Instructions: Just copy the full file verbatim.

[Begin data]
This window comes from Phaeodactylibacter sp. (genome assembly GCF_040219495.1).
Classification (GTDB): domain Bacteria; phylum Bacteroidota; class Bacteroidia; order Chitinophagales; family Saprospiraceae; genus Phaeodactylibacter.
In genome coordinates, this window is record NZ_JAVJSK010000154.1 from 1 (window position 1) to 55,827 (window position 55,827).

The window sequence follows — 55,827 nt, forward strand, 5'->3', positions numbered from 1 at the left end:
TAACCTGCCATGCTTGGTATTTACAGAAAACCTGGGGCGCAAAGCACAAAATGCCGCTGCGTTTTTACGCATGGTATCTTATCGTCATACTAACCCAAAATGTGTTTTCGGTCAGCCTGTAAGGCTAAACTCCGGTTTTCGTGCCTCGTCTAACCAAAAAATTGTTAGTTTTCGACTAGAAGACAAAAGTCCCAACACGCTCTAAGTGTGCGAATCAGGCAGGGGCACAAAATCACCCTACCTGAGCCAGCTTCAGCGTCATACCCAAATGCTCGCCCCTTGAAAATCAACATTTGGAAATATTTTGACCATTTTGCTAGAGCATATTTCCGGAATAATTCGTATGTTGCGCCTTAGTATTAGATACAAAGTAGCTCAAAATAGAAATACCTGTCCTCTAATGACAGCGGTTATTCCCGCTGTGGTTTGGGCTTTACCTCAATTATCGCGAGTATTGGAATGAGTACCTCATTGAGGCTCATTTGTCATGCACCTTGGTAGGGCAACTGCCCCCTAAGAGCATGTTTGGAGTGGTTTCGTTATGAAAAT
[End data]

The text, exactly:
This window comes from Phaeodactylibacter sp. (genome assembly GCF_040219495.1).
Classification (GTDB): domain Bacteria; phylum Bacteroidota; class Bacteroidia; order Chitinophagales; family Saprospiraceae; genus Phaeodactylibacter.
In genome coordinates, this window is record NZ_JAVJSK010000154.1 from 1 (window position 1) to 55,827 (window position 55,827).

The window sequence follows — 55,827 nt, forward strand, 5'->3', positions numbered from 1 at the left end:
TAACCTGCCATGCTTGGTATTTACAGAAAACCTGGGGCGCAAAGCACAAAATGCCGCTGCGTTTTTACGCATGGTATCTTATCGTCATACTAACCCAAAATGTGTTTTCGGTCAGCCTGTAAGGCTAAACTCCGGTTTTCGTGCCTCGTCTAACCAAAAAATTGTTAGTTTTCGACTAGAAGACAAAAGTCCCAACACGCTCTAAGTGTGCGAATCAGGCAGGGGCACAAAATCACCCTACCTGAGCCAGCTTCAGCGTCATACCCAAATGCTCGCCCCTTGAAAATCAACATTTGGAAATATTTTGACCATTTTGCTAGAGCATATTTCCGGAATAATTCGTATGTTGCGCCTTAGTATTAGATACAAAGTAGCTCAAAATAGAAATACCTGTCCTCTAATGACAGCGGTTATTCCCGCTGTGGTTTGGGCTTTACCTCAATTATCGCGAGTATTGGAATGAGTACCTCATTGAGGCTCATTTGTCATGCACCTTGGTAGGGCAACTGCCCCCTAAGAGCATGTTTGGAGTGGTTTCGTTATGAAAAT